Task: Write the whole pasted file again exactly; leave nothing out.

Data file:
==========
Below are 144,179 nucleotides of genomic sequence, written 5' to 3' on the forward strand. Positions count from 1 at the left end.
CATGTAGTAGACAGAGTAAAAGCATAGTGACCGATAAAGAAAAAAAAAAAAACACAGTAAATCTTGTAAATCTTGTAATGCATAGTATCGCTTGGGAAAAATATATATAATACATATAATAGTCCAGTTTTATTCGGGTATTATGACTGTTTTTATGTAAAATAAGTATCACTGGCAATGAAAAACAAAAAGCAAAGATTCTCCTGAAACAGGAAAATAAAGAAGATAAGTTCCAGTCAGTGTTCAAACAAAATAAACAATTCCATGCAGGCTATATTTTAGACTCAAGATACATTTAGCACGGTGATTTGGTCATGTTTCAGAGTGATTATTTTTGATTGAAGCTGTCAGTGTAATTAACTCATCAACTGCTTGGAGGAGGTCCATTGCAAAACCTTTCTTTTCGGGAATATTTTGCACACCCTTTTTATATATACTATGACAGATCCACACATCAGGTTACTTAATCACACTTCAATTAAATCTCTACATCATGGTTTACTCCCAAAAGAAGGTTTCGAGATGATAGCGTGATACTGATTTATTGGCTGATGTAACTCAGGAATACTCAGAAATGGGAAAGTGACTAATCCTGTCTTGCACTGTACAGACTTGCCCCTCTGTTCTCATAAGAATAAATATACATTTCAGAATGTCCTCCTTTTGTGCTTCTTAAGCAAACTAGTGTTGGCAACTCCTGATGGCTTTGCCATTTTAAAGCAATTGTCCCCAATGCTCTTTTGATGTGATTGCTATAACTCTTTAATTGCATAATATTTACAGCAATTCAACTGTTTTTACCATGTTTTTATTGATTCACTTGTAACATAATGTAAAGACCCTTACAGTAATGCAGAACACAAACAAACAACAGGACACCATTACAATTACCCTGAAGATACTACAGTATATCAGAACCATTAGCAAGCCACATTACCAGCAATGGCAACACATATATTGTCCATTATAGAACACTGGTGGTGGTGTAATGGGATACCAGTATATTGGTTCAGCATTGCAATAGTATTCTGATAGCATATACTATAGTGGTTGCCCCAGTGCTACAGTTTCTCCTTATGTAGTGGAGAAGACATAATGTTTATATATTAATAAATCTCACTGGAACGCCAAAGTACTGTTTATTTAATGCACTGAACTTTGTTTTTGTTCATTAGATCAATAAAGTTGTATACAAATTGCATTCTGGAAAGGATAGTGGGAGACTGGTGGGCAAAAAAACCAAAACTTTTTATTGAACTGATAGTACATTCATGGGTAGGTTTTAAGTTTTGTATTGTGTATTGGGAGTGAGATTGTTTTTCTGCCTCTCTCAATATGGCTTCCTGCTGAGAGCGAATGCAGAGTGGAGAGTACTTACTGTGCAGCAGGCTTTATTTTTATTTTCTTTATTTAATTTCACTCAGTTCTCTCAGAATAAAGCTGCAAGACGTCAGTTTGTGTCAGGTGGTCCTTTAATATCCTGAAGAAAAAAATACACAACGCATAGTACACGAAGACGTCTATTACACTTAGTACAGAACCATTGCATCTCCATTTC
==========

Below are 144,179 nucleotides of genomic sequence, written 5' to 3' on the forward strand. Positions count from 1 at the left end.
CATGTAGTAGACAGAGTAAAAGCATAGTGACCGATAAAGAAAAAAAAAAAAACACAGTAAATCTTGTAAATCTTGTAATGCATAGTATCGCTTGGGAAAAATATATATAATACATATAATAGTCCAGTTTTATTCGGGTATTATGACTGTTTTTATGTAAAATAAGTATCACTGGCAATGAAAAACAAAAAGCAAAGATTCTCCTGAAACAGGAAAATAAAGAAGATAAGTTCCAGTCAGTGTTCAAACAAAATAAACAATTCCATGCAGGCTATATTTTAGACTCAAGATACATTTAGCACGGTGATTTGGTCATGTTTCAGAGTGATTATTTTTGATTGAAGCTGTCAGTGTAATTAACTCATCAACTGCTTGGAGGAGGTCCATTGCAAAACCTTTCTTTTCGGGAATATTTTGCACACCCTTTTTATATATACTATGACAGATCCACACATCAGGTTACTTAATCACACTTCAATTAAATCTCTACATCATGGTTTACTCCCAAAAGAAGGTTTCGAGATGATAGCGTGATACTGATTTATTGGCTGATGTAACTCAGGAATACTCAGAAATGGGAAAGTGACTAATCCTGTCTTGCACTGTACAGACTTGCCCCTCTGTTCTCATAAGAATAAATATACATTTCAGAATGTCCTCCTTTTGTGCTTCTTAAGCAAACTAGTGTTGGCAACTCCTGATGGCTTTGCCATTTTAAAGCAATTGTCCCCAATGCTCTTTTGATGTGATTGCTATAACTCTTTAATTGCATAATATTTACAGCAATTCAACTGTTTTTACCATGTTTTTATTGATTCACTTGTAACATAATGTAAAGACCCTTACAGTAATGCAGAACACAAACAAACAACAGGACACCATTACAATTACCCTGAAGATACTACAGTATATCAGAACCATTAGCAAGCCACATTACCAGCAATGGCAACACATATATTGTCCATTATAGAACACTGGTGGTGGTGTAATGGGATACCAGTATATTGGTTCAGCATTGCAATAGTATTCTGATAGCATATACTATAGTGGTTGCCCCAGTGCTACAGTTTCTCCTTATGTAGTGGAGAAGACATAATGTTTATATATTAATAAATCTCACTGGAACGCCAAAGTACTGTTTATTTAATGCACTGAACTTTGTTTTTGTTCATTAGATCAATAAAGTTGTATACAAATTGCATTCTGGAAAGGATAGTGGGAGACTGGTGGGCAAAAAAACCAAAACTTTTTATTGAACTGATAGTACATTCATGGGTAGGTTTTAAGTTTTGTATTGTGTATTGGGAGTGAGATTGTTTTTCTGCCTCTCTCAATATGGCTTCCTGCTGAGAGCGAATGCAGAGTGGAGAGTACTTACTGTGCAGCAGGCTTTATTTTTATTTTCTTTATTTAATTTCACTCAGTTCTCTCAGAATAAAGCTGCAAGACGTCAGTTTGTGTCAGGTGGTCCTTTAATATCCTGAAGAAAAAAATACACAACGCATAGTACACGAAGACGTCTATTACACTTAGTACAGAACCATTGCATCTCCATTTC